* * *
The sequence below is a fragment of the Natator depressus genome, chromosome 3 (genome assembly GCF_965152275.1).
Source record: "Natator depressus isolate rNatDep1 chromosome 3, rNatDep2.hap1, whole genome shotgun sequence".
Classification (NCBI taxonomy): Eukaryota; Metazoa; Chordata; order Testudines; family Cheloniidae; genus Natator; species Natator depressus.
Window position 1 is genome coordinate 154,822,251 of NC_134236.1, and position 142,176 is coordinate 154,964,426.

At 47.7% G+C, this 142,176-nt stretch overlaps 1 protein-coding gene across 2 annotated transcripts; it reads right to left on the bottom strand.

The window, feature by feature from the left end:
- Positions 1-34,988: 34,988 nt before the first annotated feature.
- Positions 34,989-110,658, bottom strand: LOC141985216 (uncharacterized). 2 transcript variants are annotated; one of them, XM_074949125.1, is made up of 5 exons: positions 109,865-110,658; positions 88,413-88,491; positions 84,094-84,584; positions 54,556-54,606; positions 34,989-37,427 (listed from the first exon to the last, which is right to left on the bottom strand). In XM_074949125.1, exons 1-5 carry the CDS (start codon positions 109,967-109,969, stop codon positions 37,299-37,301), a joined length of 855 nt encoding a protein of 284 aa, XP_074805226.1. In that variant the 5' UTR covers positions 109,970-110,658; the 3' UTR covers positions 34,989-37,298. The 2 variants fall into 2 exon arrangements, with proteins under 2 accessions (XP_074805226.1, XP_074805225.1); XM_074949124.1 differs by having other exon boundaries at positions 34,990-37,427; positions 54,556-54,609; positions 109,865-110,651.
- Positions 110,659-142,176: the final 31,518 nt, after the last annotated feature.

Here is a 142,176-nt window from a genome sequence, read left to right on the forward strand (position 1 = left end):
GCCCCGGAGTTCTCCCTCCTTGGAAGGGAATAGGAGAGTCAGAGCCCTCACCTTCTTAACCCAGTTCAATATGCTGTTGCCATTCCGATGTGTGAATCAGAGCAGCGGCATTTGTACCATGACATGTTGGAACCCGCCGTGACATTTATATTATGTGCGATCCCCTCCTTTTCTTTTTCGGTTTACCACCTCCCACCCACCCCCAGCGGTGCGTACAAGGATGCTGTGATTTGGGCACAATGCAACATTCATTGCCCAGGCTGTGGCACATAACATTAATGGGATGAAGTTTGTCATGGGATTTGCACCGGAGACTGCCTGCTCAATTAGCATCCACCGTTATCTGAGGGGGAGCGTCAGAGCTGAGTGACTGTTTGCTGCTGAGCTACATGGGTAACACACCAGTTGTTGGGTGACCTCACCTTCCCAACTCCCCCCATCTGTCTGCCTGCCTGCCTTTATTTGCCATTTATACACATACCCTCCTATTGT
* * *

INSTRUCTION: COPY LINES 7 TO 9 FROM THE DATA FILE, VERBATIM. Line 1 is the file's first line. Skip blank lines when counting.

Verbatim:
- Positions 1-34,988: 34,988 nt before the first annotated feature.
- Positions 34,989-110,658, bottom strand: LOC141985216 (uncharacterized). 2 transcript variants are annotated; one of them, XM_074949125.1, is made up of 5 exons: positions 109,865-110,658; positions 88,413-88,491; positions 84,094-84,584; positions 54,556-54,606; positions 34,989-37,427 (listed from the first exon to the last, which is right to left on the bottom strand). In XM_074949125.1, exons 1-5 carry the CDS (start codon positions 109,967-109,969, stop codon positions 37,299-37,301), a joined length of 855 nt encoding a protein of 284 aa, XP_074805226.1. In that variant the 5' UTR covers positions 109,970-110,658; the 3' UTR covers positions 34,989-37,298. The 2 variants fall into 2 exon arrangements, with proteins under 2 accessions (XP_074805226.1, XP_074805225.1); XM_074949124.1 differs by having other exon boundaries at positions 34,990-37,427; positions 54,556-54,609; positions 109,865-110,651.
- Positions 110,659-142,176: the final 31,518 nt, after the last annotated feature.